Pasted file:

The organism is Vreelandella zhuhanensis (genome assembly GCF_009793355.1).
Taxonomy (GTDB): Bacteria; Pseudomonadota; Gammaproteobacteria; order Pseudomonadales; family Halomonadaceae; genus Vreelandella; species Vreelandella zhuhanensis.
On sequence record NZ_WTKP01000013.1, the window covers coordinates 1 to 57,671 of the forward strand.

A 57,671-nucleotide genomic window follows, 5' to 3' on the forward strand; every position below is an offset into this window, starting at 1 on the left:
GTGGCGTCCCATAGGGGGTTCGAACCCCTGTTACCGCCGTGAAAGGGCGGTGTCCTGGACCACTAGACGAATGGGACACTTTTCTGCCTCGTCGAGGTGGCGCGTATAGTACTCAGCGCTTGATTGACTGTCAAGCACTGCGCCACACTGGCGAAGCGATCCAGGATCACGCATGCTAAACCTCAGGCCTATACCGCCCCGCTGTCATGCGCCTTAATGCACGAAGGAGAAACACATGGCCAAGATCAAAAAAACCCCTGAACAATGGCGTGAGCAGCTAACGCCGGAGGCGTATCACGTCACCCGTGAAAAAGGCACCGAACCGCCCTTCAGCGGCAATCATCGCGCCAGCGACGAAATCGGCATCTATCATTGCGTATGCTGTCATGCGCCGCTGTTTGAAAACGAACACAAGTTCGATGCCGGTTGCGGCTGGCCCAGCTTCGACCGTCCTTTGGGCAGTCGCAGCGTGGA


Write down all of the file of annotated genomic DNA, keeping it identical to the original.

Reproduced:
The organism is Vreelandella zhuhanensis (genome assembly GCF_009793355.1).
Taxonomy (GTDB): Bacteria; Pseudomonadota; Gammaproteobacteria; order Pseudomonadales; family Halomonadaceae; genus Vreelandella; species Vreelandella zhuhanensis.
On sequence record NZ_WTKP01000013.1, the window covers coordinates 1 to 57,671 of the forward strand.

A 57,671-nucleotide genomic window follows, 5' to 3' on the forward strand; every position below is an offset into this window, starting at 1 on the left:
GTGGCGTCCCATAGGGGGTTCGAACCCCTGTTACCGCCGTGAAAGGGCGGTGTCCTGGACCACTAGACGAATGGGACACTTTTCTGCCTCGTCGAGGTGGCGCGTATAGTACTCAGCGCTTGATTGACTGTCAAGCACTGCGCCACACTGGCGAAGCGATCCAGGATCACGCATGCTAAACCTCAGGCCTATACCGCCCCGCTGTCATGCGCCTTAATGCACGAAGGAGAAACACATGGCCAAGATCAAAAAAACCCCTGAACAATGGCGTGAGCAGCTAACGCCGGAGGCGTATCACGTCACCCGTGAAAAAGGCACCGAACCGCCCTTCAGCGGCAATCATCGCGCCAGCGACGAAATCGGCATCTATCATTGCGTATGCTGTCATGCGCCGCTGTTTGAAAACGAACACAAGTTCGATGCCGGTTGCGGCTGGCCCAGCTTCGACCGTCCTTTGGGCAGTCGCAGCGTGGA